The details of one or more embodiments of the invention are set forth in the accompanying drawings and the description below. Other features, objects, and advantages of the invention will be apparent from the description and drawings, and from the claims.

DESCRIPTION OF DRAWINGS

FIG. 1 is an overview of a nuclear imaging system.

FIG. 2 is a flowchart of a stop-criterion controlled OSEM algorithm.

FIG. 3 is a flowchart of a stop-criterion controlled NNLS algorithm.

FIG. 4 is an exemplary flowchart for determining a stop-criterion.

FIG. 5 is an exemplary flowchart for determining the stop-criterion for a region of interest.

FIG. 6 is a flowchart illustrating a first example for determining the stop-criterion within a reconstruction algorithm.

FIG. 7 is a flowchart illustrating a second example for determining the stop-criterion within a reconstruction algorithm.

FIG. 8 is a flowchart illustrating a third example for determining the stop-criterion within a reconstruction algorithm.

FIG. 9 is a flowchart illustrating an example of image reconstruction using multiple pixon smoothing.

FIG. 10 is a flowchart illustrating a pixon smoothing operation.

FIG. 11 is a flowchart illustrating a single kernel function update during the pixon smoothing operation.

FIG. 12 is a flowchart illustrating a first example of image reconstruction using pixon reconstruction.

FIG. 13 is a flowchart of a stop-criterion controlled pixon reconstruction algorithm.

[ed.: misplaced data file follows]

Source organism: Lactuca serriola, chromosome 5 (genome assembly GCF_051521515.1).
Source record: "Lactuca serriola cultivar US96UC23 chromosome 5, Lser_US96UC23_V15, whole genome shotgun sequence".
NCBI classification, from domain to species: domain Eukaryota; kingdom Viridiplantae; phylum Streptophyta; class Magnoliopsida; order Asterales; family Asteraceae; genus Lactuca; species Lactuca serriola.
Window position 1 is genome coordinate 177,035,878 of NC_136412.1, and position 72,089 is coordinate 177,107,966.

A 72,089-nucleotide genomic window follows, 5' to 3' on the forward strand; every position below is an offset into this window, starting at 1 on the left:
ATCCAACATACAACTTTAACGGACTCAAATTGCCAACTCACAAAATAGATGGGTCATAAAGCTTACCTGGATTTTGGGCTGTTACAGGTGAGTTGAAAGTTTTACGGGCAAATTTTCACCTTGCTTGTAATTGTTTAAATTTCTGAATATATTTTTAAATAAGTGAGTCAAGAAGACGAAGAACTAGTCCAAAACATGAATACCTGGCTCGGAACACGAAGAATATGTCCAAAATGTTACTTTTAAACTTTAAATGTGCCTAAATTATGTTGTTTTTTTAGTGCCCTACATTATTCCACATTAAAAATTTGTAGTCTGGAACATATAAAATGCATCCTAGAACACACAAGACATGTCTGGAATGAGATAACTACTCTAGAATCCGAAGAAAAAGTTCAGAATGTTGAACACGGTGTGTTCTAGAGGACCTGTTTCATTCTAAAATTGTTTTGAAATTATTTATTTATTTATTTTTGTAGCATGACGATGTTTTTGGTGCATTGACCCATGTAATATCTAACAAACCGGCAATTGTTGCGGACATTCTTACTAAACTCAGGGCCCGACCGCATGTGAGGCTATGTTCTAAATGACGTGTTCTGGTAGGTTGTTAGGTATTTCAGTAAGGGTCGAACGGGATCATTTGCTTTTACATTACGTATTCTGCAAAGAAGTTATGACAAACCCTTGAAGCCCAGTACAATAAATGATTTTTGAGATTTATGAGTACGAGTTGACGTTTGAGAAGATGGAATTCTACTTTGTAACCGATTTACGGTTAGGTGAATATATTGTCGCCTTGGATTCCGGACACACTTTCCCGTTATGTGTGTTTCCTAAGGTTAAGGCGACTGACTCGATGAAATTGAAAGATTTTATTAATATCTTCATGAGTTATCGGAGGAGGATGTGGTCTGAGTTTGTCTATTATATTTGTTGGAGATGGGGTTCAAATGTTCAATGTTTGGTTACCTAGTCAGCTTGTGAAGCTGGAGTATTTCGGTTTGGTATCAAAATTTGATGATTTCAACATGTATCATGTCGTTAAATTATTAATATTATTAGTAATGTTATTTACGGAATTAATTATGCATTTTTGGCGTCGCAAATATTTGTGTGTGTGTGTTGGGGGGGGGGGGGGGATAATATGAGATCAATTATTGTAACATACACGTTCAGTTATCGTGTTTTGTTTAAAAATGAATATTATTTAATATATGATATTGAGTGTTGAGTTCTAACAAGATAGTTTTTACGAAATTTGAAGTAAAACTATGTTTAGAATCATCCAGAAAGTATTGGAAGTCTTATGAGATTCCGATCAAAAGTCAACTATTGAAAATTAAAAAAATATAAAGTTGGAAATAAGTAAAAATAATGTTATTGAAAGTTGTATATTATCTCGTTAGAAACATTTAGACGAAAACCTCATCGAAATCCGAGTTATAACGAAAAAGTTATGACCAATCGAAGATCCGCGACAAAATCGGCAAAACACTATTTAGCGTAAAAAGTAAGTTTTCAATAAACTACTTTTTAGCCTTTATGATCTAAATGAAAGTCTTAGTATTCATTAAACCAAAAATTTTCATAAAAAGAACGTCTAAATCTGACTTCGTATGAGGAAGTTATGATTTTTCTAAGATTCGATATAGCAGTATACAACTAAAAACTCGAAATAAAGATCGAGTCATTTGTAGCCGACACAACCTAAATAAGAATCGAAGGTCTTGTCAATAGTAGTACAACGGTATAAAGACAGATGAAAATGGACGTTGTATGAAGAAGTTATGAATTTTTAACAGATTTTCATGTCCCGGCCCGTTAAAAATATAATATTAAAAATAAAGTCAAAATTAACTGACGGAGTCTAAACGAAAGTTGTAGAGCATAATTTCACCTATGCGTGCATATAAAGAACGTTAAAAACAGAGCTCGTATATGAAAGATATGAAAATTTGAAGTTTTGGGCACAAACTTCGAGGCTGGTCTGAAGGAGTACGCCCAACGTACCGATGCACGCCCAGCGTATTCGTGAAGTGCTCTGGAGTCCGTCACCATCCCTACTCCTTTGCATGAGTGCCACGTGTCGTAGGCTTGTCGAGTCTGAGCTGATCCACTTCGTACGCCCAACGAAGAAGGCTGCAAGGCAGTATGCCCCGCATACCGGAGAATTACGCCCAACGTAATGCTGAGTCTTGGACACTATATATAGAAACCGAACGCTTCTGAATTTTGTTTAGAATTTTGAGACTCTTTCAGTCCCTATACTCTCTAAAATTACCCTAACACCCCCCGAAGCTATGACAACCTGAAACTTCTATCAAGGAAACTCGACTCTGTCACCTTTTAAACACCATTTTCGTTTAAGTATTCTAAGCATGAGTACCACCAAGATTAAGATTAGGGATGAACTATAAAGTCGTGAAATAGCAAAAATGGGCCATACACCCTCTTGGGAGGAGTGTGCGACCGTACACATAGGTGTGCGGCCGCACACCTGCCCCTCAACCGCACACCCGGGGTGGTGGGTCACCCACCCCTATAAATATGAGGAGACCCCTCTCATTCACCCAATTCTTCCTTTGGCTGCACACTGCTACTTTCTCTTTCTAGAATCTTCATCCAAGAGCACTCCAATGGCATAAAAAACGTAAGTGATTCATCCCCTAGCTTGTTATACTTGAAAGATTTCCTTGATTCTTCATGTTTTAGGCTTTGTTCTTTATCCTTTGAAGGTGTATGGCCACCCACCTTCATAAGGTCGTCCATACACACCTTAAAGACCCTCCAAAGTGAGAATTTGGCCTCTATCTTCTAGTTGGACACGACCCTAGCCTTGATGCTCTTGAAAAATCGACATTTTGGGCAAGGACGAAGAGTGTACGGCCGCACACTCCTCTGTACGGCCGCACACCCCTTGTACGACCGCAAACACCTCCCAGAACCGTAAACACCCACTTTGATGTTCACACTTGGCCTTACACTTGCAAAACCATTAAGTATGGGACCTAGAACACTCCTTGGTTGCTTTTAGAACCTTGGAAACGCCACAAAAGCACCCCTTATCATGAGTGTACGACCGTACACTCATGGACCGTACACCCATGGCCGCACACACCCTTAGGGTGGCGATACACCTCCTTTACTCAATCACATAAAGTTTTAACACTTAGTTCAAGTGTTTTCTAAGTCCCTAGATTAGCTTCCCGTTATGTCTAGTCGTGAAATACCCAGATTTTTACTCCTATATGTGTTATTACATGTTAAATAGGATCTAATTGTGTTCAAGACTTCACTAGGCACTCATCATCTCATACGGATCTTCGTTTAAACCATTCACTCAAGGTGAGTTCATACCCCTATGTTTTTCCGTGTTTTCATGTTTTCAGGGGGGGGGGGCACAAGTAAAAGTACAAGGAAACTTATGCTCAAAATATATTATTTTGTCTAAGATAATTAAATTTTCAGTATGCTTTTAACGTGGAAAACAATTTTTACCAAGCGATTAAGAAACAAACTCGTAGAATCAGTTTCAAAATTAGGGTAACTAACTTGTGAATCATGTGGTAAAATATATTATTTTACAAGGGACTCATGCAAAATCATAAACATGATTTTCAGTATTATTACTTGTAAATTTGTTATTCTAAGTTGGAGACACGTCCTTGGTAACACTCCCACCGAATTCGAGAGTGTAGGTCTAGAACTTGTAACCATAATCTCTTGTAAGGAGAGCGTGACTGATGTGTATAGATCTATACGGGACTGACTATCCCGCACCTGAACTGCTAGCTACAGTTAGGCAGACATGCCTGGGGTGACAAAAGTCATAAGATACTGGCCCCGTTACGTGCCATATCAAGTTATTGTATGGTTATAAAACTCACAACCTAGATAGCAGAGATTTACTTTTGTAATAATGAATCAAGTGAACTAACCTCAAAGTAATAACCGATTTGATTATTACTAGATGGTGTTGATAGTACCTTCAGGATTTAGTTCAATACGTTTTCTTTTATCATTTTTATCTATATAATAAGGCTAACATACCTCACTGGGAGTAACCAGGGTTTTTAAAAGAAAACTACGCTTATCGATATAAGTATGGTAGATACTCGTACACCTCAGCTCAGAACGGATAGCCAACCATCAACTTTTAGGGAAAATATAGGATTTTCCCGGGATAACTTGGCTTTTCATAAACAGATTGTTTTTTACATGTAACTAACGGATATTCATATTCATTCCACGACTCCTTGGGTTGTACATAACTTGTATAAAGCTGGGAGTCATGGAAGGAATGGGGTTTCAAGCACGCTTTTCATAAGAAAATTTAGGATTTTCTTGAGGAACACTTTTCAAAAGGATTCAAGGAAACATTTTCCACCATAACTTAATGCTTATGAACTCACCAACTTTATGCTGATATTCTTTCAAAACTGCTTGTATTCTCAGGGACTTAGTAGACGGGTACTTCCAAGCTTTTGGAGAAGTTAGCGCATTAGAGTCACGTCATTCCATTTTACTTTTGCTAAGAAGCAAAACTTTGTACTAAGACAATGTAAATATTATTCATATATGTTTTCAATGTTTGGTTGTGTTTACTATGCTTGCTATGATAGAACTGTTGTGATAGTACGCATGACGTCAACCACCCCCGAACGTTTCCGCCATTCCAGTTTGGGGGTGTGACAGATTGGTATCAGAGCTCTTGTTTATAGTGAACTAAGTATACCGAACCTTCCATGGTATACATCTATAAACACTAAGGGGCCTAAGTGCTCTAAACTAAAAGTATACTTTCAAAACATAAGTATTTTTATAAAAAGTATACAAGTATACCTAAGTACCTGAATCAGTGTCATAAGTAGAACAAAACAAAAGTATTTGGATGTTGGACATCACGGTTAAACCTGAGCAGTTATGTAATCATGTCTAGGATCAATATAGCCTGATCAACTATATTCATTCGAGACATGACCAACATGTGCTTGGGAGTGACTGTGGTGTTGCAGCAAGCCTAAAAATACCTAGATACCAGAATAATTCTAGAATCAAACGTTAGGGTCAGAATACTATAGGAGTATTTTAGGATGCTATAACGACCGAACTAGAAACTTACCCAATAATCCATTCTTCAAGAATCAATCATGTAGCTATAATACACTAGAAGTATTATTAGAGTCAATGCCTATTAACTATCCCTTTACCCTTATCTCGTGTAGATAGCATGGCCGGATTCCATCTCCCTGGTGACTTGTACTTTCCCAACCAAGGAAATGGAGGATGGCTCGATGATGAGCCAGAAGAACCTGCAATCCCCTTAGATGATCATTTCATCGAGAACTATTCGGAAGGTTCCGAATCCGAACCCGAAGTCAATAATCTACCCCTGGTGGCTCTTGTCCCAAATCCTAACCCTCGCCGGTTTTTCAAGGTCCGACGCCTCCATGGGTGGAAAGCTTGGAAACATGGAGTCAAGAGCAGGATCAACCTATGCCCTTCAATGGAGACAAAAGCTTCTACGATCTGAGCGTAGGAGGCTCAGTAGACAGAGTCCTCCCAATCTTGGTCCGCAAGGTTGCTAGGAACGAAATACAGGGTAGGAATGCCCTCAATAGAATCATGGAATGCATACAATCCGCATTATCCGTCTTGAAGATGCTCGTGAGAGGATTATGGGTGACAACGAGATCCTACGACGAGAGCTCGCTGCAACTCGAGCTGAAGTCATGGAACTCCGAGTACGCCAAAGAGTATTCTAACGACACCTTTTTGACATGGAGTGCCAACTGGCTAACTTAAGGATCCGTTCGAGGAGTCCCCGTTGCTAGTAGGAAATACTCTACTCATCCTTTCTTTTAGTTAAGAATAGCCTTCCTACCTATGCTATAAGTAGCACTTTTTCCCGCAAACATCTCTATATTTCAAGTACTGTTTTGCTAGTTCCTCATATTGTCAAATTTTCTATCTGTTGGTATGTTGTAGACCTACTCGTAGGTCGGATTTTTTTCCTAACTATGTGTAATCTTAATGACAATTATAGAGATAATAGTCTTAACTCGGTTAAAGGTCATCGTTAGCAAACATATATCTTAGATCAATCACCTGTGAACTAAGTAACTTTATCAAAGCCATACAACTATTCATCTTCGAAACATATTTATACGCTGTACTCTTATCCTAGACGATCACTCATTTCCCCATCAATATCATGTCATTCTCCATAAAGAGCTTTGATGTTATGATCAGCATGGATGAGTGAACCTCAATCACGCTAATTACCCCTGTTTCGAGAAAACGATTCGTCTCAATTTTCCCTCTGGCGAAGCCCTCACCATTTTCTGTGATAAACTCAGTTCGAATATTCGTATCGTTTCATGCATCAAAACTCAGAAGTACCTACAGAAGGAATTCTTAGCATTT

FIG. 14 is a flowchart illustrating a second example of image reconstruction using pixon reconstruction.

FIG. 15 is a flowchart of a stop-criterion controlled, combined pixon map and reconstruction algorithm.

Like reference symbols in the various drawings indicate like elements.

DETAILED DESCRIPTION

FIG. 1 shows a nuclear imaging system 100 with an imaging detector 110, a reconstruction unit 120, and an evaluation unit 130. Medical imaging techniques in nuclear medicine produce two- or three-dimensional images or maps of, for example, functional processes in a patient's body by using nuclear properties of matter. Examples of such imaging techniques are Positron Emission Tomography (PET) and Single Photon Computed Tomography (SPECT). For these types of nuclear imaging, one administers a radioactive substance to the patient and detects emitted radiation with a detector system, e.g., with a ring detector for PET or with one or several gamma cameras for SPECT. Then, using especially adapted tomographic reconstruction algorithms, one reconstructs the acquired data into, e.g., a 3D image. Because too much radiation can be harmful to the patient, the flux of detected nuclear radiation, i.e. the number of counts per unit time, is limited. As a result, in nuclear imaging one often has to reconstruct the image using only a limited number of counts.

The imaging detector 110 detects γ-radiation emitted from a patient after administering a radioactive substance. The imaging detector 110 is positioned around or partly around the patient and could be, for example, a conventional SPECT or PET detector system. The detector 110 provides a data set D to the iterative reconstruction unit 120, which uses a system matrix to describe the nuclear imaging system 100 and an iteratively improved data model to calculate an image object I on the basis of the data set D. The image object I can, for example, be displayed on a display 140 using well-known volume rendering techniques. For each iteration step, the evaluation unit 130 calculates a stop-criterion, i.e. a goodness-of-fit parameter, using a chi-square-gamma (χγ 2) statistic.